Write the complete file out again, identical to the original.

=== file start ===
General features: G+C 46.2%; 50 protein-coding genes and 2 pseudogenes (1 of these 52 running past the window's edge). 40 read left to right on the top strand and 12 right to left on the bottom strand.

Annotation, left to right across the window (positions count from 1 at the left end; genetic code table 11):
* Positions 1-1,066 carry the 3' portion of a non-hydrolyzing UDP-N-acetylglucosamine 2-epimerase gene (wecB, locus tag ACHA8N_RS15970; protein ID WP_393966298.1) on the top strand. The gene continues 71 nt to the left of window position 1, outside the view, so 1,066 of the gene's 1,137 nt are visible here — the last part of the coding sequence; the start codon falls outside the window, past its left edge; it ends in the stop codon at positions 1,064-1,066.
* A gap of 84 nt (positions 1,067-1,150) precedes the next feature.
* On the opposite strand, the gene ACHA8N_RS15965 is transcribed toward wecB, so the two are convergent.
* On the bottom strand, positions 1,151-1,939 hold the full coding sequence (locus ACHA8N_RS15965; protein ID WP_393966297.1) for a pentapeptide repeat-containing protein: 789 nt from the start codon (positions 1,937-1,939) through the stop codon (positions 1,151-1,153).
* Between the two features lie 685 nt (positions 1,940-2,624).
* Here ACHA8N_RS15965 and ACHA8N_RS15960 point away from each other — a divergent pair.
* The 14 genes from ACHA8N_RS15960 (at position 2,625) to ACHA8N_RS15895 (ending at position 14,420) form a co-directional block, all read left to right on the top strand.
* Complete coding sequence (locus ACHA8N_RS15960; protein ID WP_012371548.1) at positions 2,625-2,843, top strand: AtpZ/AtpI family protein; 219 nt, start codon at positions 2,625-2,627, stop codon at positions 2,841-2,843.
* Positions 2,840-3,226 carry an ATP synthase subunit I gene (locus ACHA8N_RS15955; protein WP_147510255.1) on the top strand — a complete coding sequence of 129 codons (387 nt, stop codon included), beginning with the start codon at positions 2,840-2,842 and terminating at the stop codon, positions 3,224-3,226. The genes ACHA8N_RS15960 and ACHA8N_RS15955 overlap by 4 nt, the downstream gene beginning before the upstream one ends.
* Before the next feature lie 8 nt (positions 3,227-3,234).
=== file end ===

General features: G+C 46.2%; 50 protein-coding genes and 2 pseudogenes (1 of these 52 running past the window's edge). 40 read left to right on the top strand and 12 right to left on the bottom strand.

Annotation, left to right across the window (positions count from 1 at the left end; genetic code table 11):
* Positions 1-1,066 carry the 3' portion of a non-hydrolyzing UDP-N-acetylglucosamine 2-epimerase gene (wecB, locus tag ACHA8N_RS15970; protein ID WP_393966298.1) on the top strand. The gene continues 71 nt to the left of window position 1, outside the view, so 1,066 of the gene's 1,137 nt are visible here — the last part of the coding sequence; the start codon falls outside the window, past its left edge; it ends in the stop codon at positions 1,064-1,066.
* A gap of 84 nt (positions 1,067-1,150) precedes the next feature.
* On the opposite strand, the gene ACHA8N_RS15965 is transcribed toward wecB, so the two are convergent.
* On the bottom strand, positions 1,151-1,939 hold the full coding sequence (locus ACHA8N_RS15965; protein ID WP_393966297.1) for a pentapeptide repeat-containing protein: 789 nt from the start codon (positions 1,937-1,939) through the stop codon (positions 1,151-1,153).
* Between the two features lie 685 nt (positions 1,940-2,624).
* Here ACHA8N_RS15965 and ACHA8N_RS15960 point away from each other — a divergent pair.
* The 14 genes from ACHA8N_RS15960 (at position 2,625) to ACHA8N_RS15895 (ending at position 14,420) form a co-directional block, all read left to right on the top strand.
* Complete coding sequence (locus ACHA8N_RS15960; protein ID WP_012371548.1) at positions 2,625-2,843, top strand: AtpZ/AtpI family protein; 219 nt, start codon at positions 2,625-2,627, stop codon at positions 2,841-2,843.
* Positions 2,840-3,226 carry an ATP synthase subunit I gene (locus ACHA8N_RS15955; protein WP_147510255.1) on the top strand — a complete coding sequence of 129 codons (387 nt, stop codon included), beginning with the start codon at positions 2,840-2,842 and terminating at the stop codon, positions 3,224-3,226. The genes ACHA8N_RS15960 and ACHA8N_RS15955 overlap by 4 nt, the downstream gene beginning before the upstream one ends.
* Before the next feature lie 8 nt (positions 3,227-3,234).